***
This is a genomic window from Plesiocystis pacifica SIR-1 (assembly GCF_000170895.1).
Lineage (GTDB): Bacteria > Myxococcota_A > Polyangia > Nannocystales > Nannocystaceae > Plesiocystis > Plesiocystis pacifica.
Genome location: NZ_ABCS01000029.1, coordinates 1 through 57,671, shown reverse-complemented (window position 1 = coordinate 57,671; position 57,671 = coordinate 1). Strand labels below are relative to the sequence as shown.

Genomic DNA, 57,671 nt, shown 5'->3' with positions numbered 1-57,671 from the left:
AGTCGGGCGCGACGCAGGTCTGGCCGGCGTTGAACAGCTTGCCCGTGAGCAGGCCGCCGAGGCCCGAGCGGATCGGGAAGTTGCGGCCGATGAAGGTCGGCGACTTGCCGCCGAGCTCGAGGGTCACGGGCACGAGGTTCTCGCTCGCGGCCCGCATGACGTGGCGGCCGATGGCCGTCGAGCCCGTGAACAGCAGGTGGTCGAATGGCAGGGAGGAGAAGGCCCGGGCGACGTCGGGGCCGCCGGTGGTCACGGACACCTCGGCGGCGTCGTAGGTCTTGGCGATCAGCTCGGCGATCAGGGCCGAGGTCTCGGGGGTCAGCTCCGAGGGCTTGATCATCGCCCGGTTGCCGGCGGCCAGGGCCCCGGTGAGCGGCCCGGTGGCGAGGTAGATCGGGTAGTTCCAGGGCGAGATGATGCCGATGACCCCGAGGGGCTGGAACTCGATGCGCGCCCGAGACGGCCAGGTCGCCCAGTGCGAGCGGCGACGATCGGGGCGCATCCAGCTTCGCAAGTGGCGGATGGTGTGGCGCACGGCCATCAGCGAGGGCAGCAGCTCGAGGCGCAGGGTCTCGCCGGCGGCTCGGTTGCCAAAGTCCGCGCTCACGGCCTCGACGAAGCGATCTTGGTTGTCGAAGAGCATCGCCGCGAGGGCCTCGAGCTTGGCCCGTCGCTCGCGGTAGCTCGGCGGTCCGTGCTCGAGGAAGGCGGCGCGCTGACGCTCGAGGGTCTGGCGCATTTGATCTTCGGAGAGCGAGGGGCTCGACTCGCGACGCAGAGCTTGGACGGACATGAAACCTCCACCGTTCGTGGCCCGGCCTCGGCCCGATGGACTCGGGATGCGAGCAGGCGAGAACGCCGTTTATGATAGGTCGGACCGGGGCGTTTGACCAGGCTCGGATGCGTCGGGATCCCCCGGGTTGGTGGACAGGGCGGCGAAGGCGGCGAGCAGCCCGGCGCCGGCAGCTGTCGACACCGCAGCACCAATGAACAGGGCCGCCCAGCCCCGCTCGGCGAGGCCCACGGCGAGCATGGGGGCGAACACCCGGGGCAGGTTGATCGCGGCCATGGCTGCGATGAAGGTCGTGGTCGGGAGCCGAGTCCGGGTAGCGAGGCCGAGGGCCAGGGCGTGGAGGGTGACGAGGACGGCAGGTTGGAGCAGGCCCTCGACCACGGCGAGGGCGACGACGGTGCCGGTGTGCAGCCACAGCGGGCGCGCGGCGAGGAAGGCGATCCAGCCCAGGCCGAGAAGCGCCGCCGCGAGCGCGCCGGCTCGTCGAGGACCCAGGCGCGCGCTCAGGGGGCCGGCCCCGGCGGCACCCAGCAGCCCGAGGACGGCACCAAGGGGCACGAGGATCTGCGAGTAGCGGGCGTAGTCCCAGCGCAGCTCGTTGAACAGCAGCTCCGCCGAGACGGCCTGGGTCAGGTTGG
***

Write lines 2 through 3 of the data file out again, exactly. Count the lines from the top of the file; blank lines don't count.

Lineage (GTDB): Bacteria > Myxococcota_A > Polyangia > Nannocystales > Nannocystaceae > Plesiocystis > Plesiocystis pacifica.
Genome location: NZ_ABCS01000029.1, coordinates 1 through 57,671, shown reverse-complemented (window position 1 = coordinate 57,671; position 57,671 = coordinate 1). Strand labels below are relative to the sequence as shown.